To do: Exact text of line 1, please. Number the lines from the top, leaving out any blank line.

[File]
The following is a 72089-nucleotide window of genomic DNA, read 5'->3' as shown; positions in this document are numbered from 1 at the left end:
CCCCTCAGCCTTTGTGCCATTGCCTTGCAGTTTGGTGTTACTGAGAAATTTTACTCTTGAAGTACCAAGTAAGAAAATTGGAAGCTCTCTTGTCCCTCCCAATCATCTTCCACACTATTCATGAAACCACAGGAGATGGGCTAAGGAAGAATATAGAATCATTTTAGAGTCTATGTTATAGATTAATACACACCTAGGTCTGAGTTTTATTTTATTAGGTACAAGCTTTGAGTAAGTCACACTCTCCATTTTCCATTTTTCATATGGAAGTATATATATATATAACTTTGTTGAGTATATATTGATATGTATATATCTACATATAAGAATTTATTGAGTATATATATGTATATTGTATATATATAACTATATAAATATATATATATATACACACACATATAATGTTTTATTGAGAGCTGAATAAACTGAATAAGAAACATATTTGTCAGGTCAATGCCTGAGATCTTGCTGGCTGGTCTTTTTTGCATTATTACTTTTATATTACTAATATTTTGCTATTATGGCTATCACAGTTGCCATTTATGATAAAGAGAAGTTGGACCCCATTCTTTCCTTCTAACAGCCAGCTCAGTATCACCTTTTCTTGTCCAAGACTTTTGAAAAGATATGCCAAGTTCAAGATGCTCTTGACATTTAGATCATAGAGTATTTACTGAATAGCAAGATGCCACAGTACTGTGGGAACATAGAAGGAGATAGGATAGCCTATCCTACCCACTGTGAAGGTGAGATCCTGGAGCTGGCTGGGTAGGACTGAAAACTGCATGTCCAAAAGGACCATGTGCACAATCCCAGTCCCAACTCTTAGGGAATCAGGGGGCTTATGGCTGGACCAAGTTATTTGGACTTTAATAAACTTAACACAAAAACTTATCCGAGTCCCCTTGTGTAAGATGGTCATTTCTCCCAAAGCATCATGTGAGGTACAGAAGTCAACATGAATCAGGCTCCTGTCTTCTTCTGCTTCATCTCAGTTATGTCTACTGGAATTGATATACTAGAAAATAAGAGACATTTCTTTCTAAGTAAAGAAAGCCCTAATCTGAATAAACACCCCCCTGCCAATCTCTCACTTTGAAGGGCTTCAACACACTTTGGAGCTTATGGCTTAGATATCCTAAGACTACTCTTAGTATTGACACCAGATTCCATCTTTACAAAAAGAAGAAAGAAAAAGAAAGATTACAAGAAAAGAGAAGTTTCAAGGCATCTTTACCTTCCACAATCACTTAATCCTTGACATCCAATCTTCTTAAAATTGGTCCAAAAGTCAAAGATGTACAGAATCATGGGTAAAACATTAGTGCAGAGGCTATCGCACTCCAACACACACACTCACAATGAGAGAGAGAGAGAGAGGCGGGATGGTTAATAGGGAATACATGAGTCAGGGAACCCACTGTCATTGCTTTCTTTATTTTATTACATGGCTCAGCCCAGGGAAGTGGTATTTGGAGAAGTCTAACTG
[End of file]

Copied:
The following is a 72089-nucleotide window of genomic DNA, read 5'->3' as shown; positions in this document are numbered from 1 at the left end: